Automatic Theme Syncing
Text Case has support for themes, but previously you would have to manually switch between them. With this version, you can select “Automatic” to have the Text Case theme sync with the light/dark mode of your system. This works on both iOS, iPadOS, and macOS!
Format Text Action Extension for macOS
On the iOS/iPadOS version of Text Case, there’s an Action Extension that lets you select text anywhere, and then get direct access to the different formats in Text Case. This is now coming to the macOS version, with essentially the same behaviour.
Now you can select a portion of text anywhere in macOS, right-click, and under “Share”, there should be a “Convert Text” action. (If it doesn’t appear, you will have to go to System Preferences, Extensions, Actions, etc enable it.)
That will bring up the Text Case UI, and selecting a format will result in the formatted text being copied to your clipboard!
I came across a fun app recently on Twitter, called Rewound. It’s a Music app that simply acts as an interface to your music library, but it comes with a rather interesting quirk, it looks like an old iPod. And you can even go back to a click wheel.
The control layout can be changed within the app, however to apply a matching skin you have to download them from Twitter/Weibo (You can find them with the #rewoundskins hashtag) or add custom photos from your device.
Depending on the skin you add, it automatically assigns a layout based on the size. And if you use one with a click wheel, you will actually be able to use the circular gestures to navigate through your music collection.
It’s a bit of fun, and I’m sure some nostalgic people will love to see it. I can’t quite say I see this as a long term product though!
If you ignore the strangely huge delay, I do think that it’s a very welcome addition. A lot of people including myself take Live Photos all the time. So I can see this being quite popular.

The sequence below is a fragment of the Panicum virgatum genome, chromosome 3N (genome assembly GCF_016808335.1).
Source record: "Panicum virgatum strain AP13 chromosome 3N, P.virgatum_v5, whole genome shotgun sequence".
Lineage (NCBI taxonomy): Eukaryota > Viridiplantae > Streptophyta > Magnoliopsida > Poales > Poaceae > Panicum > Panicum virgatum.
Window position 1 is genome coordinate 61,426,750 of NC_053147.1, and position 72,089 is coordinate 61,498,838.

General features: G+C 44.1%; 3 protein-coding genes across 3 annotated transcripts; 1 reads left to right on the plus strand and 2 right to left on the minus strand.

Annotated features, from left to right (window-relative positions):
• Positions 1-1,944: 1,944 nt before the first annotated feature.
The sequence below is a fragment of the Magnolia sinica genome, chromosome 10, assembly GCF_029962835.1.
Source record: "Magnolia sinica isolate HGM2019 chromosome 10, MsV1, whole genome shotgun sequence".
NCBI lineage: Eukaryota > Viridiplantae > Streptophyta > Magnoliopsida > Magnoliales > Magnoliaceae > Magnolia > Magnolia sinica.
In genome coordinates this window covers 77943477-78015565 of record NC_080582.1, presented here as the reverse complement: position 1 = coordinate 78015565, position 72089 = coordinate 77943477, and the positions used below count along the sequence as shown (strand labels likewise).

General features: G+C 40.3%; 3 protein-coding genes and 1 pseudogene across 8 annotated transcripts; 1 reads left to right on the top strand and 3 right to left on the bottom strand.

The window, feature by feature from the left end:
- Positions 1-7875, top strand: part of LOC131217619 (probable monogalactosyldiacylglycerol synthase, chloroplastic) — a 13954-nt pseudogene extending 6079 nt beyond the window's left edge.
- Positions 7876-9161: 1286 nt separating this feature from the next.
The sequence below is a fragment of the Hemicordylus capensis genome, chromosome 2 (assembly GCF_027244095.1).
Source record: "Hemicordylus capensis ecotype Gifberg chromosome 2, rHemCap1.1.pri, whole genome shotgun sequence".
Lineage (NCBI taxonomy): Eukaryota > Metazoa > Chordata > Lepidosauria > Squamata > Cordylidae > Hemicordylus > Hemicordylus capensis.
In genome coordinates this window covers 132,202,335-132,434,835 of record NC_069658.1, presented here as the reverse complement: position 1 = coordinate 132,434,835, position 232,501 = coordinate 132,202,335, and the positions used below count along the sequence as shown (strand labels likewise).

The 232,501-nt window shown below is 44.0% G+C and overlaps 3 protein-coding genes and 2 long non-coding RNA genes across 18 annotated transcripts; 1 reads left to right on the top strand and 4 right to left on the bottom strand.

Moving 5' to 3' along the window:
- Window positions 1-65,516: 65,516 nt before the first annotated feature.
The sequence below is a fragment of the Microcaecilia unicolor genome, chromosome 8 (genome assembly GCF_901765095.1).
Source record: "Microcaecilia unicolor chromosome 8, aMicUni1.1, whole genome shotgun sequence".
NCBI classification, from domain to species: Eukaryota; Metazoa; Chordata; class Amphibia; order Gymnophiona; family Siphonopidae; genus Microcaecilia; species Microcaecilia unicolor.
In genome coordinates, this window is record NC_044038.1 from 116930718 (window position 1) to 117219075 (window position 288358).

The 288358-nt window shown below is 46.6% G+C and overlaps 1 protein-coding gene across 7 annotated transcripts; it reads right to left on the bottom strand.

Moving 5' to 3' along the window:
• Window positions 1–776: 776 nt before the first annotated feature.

It doesn’t literally keep them as Live Photos though, they are converted to GIF format. That’s not exactly a bad thing though, as I’m sure there’s quite a few benefits of storing them as a GIF rather than the raw video from the Live Photo.
One thing I didn’t like about the video alongside their very brief announcement, was the attitude towards the newly added support. They talk about how millions of Live Photos are taken every day, but how they go unshared and forgotten about. But “Today is a new day”. Sure, today is a new day and it’s a pretty cool feature, but I think it easily could have been done a number of years ago. The only blocker for adding this support earlier was Twitter themselves.
If there’s one game that I’ve been enjoying as part of Apple Arcade, it’s Outlanders. I have been mildly obsessed with it ever since I gave it a try, very soon after it was available.
In essence, Outlanders is a game where you control a town of people, have them build out the town, whether it’s a farm to create a sustainable food source, or a tavern which they can go to at night that increases their happiness.
It’s very fun, and it’s based around scenarios that have a primary and secondary goal that you aim towards. For example, the level I’m on right now (6, which is currently the last) has an overall target to build 7 Windmills (which are used to convert wheat to flour, in order for a Bakery to make food), and 5 Taverns. All within 120 days. The optional secondary goal is to have a population of at least 70 by the type you finish.